I know a good number of introverts in my life, and they are all amazing people. Sadly, there are a lot of misconceptions of them being "withdrawn," "anti-social," or "boring" set of people. I admit that even though I am one myself, because I have a higher degree of extroversion, I tend to force them to talk to me even when they are in their recharge phase --- and that's a big No-No!!! A couple of special people in my life are extremely introverted but are highly creative and imaginative in their own crafts. The same way as we have different types of intelligence, we also bring out our best differently through our personalities. I'm sharing this old yet I believe very accurate comic illustration by Schroeder Jones on how to care for your introvert family and friends. It's entertaining, yes, but remember the rules by heart!

So as a tribute to my beloved co-introverts, here's a simple haiku, likening you to beautiful butterflies emerging from out of your cocoons after your recharge phase. Thanks to you, we are reminded that Silence is a vital part of a process, and silence is process itself, both for the waiting and for the awaited. #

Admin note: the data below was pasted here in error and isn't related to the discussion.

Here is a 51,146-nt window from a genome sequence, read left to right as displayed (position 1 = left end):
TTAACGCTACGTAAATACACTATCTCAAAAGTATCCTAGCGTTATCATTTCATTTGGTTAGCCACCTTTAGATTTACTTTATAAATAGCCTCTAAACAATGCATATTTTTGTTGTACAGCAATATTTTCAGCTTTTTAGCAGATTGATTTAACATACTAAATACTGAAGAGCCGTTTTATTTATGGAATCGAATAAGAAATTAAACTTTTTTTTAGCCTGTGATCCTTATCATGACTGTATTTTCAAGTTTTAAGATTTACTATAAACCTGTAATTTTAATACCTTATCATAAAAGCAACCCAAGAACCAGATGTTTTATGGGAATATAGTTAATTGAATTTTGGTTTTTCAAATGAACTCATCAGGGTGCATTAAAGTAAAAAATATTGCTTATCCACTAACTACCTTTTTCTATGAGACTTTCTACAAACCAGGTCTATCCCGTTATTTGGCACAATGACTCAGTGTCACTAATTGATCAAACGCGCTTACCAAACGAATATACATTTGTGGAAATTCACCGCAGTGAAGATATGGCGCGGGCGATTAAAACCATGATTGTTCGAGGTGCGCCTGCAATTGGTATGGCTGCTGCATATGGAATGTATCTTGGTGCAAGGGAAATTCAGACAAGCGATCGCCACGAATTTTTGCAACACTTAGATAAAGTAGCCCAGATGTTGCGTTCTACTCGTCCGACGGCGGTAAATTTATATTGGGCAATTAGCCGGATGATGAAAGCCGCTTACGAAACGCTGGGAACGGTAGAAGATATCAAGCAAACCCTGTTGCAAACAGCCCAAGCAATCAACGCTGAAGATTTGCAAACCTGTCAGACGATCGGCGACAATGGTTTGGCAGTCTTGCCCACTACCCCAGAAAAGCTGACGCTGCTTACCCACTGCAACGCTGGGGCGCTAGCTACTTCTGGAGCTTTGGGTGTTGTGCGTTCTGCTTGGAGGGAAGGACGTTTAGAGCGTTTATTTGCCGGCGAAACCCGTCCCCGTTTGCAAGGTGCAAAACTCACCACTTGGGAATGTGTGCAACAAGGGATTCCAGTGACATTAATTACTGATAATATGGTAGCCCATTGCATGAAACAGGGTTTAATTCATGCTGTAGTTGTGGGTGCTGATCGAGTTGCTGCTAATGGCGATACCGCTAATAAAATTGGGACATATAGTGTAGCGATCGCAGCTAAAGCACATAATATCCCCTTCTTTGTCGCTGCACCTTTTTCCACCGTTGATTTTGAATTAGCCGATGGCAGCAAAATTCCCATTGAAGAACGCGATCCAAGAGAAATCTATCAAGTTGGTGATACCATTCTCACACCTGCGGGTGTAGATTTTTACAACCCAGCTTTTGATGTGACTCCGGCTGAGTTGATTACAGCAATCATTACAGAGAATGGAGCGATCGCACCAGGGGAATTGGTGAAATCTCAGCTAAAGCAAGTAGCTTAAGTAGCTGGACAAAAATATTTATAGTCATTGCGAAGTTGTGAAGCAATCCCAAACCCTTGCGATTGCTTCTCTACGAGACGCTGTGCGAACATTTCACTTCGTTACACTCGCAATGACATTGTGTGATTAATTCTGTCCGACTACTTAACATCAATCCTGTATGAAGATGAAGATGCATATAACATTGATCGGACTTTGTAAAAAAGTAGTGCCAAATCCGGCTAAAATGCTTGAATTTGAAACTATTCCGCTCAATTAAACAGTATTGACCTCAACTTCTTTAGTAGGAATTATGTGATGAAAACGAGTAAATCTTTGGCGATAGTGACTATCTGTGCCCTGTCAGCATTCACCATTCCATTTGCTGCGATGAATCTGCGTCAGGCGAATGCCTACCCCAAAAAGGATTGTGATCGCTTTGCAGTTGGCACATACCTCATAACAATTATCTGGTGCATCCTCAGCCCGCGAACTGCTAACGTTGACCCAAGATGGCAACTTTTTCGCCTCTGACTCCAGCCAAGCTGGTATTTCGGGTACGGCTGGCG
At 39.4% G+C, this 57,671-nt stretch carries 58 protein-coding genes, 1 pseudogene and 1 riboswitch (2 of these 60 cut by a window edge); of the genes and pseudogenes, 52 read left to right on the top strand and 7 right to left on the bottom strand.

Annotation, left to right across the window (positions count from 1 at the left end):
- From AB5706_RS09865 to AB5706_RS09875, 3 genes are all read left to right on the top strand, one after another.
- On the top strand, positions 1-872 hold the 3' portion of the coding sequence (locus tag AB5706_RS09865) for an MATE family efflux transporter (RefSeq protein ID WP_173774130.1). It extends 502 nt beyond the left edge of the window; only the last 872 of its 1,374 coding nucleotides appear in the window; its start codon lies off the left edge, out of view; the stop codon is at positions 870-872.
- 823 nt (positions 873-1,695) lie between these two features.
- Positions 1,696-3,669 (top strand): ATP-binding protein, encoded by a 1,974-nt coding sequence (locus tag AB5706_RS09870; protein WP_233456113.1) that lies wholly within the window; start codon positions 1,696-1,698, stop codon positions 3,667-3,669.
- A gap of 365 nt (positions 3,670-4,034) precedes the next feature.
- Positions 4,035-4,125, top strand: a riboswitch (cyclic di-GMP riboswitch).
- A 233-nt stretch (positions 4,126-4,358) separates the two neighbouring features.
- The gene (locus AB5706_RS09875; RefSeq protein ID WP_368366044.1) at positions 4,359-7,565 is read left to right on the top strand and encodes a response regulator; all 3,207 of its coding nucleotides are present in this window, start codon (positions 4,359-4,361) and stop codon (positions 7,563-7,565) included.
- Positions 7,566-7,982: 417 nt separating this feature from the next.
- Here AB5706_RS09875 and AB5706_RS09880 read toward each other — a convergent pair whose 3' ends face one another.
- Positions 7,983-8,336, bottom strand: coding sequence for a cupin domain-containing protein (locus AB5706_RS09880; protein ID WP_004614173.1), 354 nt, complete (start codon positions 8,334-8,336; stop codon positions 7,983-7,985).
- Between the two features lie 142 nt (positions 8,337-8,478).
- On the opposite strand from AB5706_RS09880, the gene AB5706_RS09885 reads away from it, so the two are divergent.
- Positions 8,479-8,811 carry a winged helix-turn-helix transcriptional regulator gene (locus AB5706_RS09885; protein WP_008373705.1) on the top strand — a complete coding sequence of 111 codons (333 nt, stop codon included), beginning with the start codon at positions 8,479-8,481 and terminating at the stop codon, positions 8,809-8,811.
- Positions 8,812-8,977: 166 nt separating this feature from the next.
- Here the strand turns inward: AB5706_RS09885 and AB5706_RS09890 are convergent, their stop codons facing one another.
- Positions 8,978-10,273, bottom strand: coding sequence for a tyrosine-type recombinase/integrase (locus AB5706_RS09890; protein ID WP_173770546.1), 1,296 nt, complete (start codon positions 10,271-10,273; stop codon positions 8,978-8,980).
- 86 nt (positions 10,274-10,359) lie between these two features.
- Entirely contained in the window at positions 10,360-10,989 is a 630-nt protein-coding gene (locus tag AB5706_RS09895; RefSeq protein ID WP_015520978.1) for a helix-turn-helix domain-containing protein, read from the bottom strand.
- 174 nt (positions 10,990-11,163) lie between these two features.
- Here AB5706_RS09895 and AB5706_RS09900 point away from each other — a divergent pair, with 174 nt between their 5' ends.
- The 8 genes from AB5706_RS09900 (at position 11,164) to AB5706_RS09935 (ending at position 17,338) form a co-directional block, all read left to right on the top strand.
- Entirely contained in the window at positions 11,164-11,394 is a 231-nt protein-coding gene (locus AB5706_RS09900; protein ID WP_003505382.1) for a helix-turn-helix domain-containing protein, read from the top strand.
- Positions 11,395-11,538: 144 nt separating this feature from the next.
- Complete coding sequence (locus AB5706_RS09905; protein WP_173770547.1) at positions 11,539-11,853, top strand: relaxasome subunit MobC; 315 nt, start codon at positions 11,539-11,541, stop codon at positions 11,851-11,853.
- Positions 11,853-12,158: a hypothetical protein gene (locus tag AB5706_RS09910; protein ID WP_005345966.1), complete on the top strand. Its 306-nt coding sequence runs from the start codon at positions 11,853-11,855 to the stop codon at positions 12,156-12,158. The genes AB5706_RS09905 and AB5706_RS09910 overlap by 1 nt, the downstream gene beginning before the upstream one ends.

Wednesday, March 22, 2017


When we were doing Psych 101 in college we had to come up with a simple study on any aspect of psychology. I don't know if one of my group mates had suicidal tendencies but she suggested we do an experiment whether it was true that people who listened to "Gloomy Sunday" would actually commit suicide. Except for her, we said it was interesting, but "too risky." Truth is, not one of us wanted to die at 16. Talk about gullibility.